Posted 3:47 p.m. Monday, Aug. 30, 2021

Chancellor Joe Gow, shown in this 2018 photo, delivered his opening address virtually on Wednesday, sharing how the university has prepared to face COVID-19 and other challenges. Gow was joined by the university's vice chancellors, who provided updates on their specialty areas.

Gow, vice chancellors give opening address before fall semester

UW-La Crosse Chancellor Joe Gow and other administrators detailed how the campus is preparing for an unconventional fall semester during the Chancellor’s Opening Address Wednesday afternoon.

Instead of the traditional hourlong address by Gow, this year’s virtual event featured comments from both the chancellor and the university’s vice chancellors. Each summarized the steps their teams have taken to keep students and employees safe, and to adapt to the myriad challenges posed by COVID-19.

“Were we under normal circumstances, we’d be talking about record enrollment and our strong financial picture, but COVID-19 has cast a cloud over that,” said Gow, noting that the university’s enrollment and finances are still strong.

Preliminary figures show that UWL is within 1% of last year’s enrollment, when the university set an enrollment record. Those numbers are encouraging, Gow said, at a time when some people are questioning the value of colleges reopening.

“We need to do this for students and families, and clearly, they want the UWL experience, even if it’s a modified one,” Gow said. “What we do — educating people at a crucial stage in their development — is certainly an essential job in the long run.”

Vitaliano Figueroa, vice chancellor for Student Affairs, shared how the campus is helping promote physical distancing — including opening 14 dining locations, offering grab-and-go meal options, and removing unneeded furniture around campus.  

He also provided an overview of the campus’ health and safety procedures, such as when to isolate or quarantine and how often students will be tested. These procedures will be reiterated and updated throughout the fall semester.

It was also a busy summer for campus building projects.

Wittich Hall’s renovation was completed and the Badger Street Mall was constructed. And work is now underway on the $49 million Student Fieldhouse east of Roger Harring Stadium.

All 36 campus buildings have also been modified due to COVID-19.

Classrooms will be equipped with touchless hand sanitizer stations, and offices will be equipped with plexiglass barriers. Floor stickers and furniture decals will remind students and employees to keep their distance.

And the HVAC systems have been checked to ensure they are producing the necessary air flow.

“It’s going to be an unusual fall semester,” said Bob Hetzel, vice chancellor for Administration and Finance. “But we’re doing the best we can to make sure we’re mindful of the spread of the virus.”

Part of this mindfulness involves the blend of in-person, online and hybrid classes being offered this fall.

Provost Betsy Morgan shared that 64% of courses will be either hybrid or in-person, while 36% will be fully online.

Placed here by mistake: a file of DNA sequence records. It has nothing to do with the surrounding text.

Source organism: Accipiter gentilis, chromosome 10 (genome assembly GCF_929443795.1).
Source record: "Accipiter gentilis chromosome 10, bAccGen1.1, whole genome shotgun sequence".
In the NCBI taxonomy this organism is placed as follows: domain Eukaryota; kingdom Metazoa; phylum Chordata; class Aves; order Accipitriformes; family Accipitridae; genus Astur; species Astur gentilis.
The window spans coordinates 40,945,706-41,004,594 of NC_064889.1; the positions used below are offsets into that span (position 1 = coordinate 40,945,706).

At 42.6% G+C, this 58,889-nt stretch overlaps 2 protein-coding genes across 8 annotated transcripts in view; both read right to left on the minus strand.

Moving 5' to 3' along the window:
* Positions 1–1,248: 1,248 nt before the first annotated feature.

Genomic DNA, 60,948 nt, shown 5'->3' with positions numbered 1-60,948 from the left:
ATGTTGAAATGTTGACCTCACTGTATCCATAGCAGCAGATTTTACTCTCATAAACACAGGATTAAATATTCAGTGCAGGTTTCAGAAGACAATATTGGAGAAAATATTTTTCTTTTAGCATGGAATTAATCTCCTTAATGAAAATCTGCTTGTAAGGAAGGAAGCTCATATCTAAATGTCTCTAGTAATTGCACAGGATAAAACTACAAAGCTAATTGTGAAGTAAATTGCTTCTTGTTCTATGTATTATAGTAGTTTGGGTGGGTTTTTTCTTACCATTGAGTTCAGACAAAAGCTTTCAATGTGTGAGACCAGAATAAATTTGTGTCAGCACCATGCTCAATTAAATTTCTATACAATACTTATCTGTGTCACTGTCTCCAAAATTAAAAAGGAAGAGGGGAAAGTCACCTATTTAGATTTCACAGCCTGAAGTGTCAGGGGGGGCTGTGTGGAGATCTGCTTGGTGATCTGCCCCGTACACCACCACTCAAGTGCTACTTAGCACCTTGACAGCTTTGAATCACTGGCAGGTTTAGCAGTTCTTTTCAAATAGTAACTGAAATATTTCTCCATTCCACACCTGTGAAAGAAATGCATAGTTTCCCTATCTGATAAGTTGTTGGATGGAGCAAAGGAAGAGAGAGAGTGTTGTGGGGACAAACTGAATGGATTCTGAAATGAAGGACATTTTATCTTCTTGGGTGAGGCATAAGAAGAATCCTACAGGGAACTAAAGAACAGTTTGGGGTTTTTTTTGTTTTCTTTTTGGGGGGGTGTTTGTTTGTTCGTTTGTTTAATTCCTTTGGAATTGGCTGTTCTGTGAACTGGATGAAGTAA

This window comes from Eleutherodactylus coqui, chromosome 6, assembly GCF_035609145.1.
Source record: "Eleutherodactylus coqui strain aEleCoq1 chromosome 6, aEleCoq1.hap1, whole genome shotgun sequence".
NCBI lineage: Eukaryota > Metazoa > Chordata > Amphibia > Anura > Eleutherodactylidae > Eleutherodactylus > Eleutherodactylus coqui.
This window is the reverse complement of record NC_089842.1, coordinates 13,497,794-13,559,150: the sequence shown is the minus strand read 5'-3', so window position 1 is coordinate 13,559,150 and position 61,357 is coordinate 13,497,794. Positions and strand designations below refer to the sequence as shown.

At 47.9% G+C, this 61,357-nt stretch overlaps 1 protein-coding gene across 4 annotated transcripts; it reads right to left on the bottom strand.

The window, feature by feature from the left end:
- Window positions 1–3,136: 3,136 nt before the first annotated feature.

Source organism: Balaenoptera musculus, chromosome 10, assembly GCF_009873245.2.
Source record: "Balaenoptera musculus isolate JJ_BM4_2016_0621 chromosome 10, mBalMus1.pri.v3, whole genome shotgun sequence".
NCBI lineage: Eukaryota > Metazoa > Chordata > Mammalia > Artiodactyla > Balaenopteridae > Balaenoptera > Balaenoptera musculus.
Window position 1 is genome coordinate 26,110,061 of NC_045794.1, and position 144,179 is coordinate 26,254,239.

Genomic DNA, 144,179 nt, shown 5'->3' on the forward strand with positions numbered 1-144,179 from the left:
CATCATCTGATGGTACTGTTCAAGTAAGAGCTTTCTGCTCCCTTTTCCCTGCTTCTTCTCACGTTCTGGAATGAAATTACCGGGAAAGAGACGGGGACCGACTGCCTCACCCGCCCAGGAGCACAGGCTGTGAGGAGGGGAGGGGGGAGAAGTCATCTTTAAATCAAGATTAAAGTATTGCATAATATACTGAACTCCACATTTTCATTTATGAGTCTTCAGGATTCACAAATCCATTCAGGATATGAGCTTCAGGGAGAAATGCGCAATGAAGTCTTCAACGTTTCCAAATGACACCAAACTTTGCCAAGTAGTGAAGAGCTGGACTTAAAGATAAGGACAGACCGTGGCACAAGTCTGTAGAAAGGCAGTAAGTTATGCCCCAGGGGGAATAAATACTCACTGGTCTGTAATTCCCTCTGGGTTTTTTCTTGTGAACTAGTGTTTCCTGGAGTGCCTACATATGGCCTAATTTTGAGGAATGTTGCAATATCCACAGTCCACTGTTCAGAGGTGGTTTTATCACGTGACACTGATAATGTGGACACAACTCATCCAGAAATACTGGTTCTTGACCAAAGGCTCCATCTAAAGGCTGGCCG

Faculty will also be better prepared than they were during the spring semester, when the rapid spread of COVID-19 led to an equally rapid transition to virtual instruction. Approximately 90% of fall instructors recently completed an instinctive two- or three-week training on online and/or hybrid teaching.

“All of us have just been extraordinarily proud and humbled by the work of UWL staff, faculty and students, using the spring as a launch board for the fall,” Morgan said. “It has not gone unnoticed.”

The pandemic has also forced University Advancement, particularly the Alumni Association, to embrace new practices.

“Everything we do is about engaging people, building relationships with them,” explained Greg Reichert, vice chancellor for University Advancement. “Needless to say, the last six months have really changed the way we do business.”

Changes have included more stewardship calls and donor cultivation, more virtual events, and more efforts to engage the community.

One recent project, led by Community Engagement, will help ensure that off-campus students have access to personal protective equipment.

Finally, Barbara Stewart, vice chancellor for Diversity and Inclusion, shared how the university is promoting racial justice after the police killing of George Floyd and the police shooting of Jacob Blake.

The university has created a work group to address policies and practices that may serve as barriers to staff, faculty and students of color. The group plans to provide a mid-semester report, and to make recommendations to campus leadership during the spring semester.

Like everything else, Stewart said, efforts to foster diversity and inclusion on campus are made even more difficult by COVID-19, but the university can’t afford to put them off.

“We’ve tried to be creative in the way we provide services, programming and virtual events for our students,” she said. “We’re working hard to make sure we put students first and provide them as much of a normal experience as possible.”

Chancellor Gow and Provost Morgan also recognized a number of faculty and staff awards, including:

  • Academic Staff Excellence Award: Abby Deyo, Student Health Center
  • University Staff Excellence Award: Kathy Thoen, CASSH
  • Eagle Excellence in Academic Advising Award: Virginie Cassidy
  • Eagle Excellence in Teaching Awards: Tushar Das, Christa Kiersch, Barrett Klein, Lisa Kruse, Greg Ormes and Megan Strom.